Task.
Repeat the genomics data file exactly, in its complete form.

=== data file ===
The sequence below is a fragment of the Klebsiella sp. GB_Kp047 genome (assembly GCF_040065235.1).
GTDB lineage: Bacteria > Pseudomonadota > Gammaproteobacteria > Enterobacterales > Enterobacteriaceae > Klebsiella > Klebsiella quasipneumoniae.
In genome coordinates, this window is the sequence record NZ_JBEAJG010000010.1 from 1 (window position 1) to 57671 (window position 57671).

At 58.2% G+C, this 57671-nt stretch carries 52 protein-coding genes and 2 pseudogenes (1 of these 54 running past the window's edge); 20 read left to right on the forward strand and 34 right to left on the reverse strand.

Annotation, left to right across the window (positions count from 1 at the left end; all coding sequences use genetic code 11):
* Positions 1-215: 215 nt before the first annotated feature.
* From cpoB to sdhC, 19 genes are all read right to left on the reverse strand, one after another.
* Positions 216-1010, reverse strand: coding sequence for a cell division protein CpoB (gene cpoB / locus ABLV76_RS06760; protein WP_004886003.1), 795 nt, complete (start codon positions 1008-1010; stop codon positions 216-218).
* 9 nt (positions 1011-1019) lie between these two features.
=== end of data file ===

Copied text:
The sequence below is a fragment of the Klebsiella sp. GB_Kp047 genome (assembly GCF_040065235.1).
GTDB lineage: Bacteria > Pseudomonadota > Gammaproteobacteria > Enterobacterales > Enterobacteriaceae > Klebsiella > Klebsiella quasipneumoniae.
In genome coordinates, this window is the sequence record NZ_JBEAJG010000010.1 from 1 (window position 1) to 57671 (window position 57671).

At 58.2% G+C, this 57671-nt stretch carries 52 protein-coding genes and 2 pseudogenes (1 of these 54 running past the window's edge); 20 read left to right on the forward strand and 34 right to left on the reverse strand.

Annotation, left to right across the window (positions count from 1 at the left end; all coding sequences use genetic code 11):
* Positions 1-215: 215 nt before the first annotated feature.
* From cpoB to sdhC, 19 genes are all read right to left on the reverse strand, one after another.
* Positions 216-1010, reverse strand: coding sequence for a cell division protein CpoB (gene cpoB / locus ABLV76_RS06760; protein WP_004886003.1), 795 nt, complete (start codon positions 1008-1010; stop codon positions 216-218).
* 9 nt (positions 1011-1019) lie between these two features.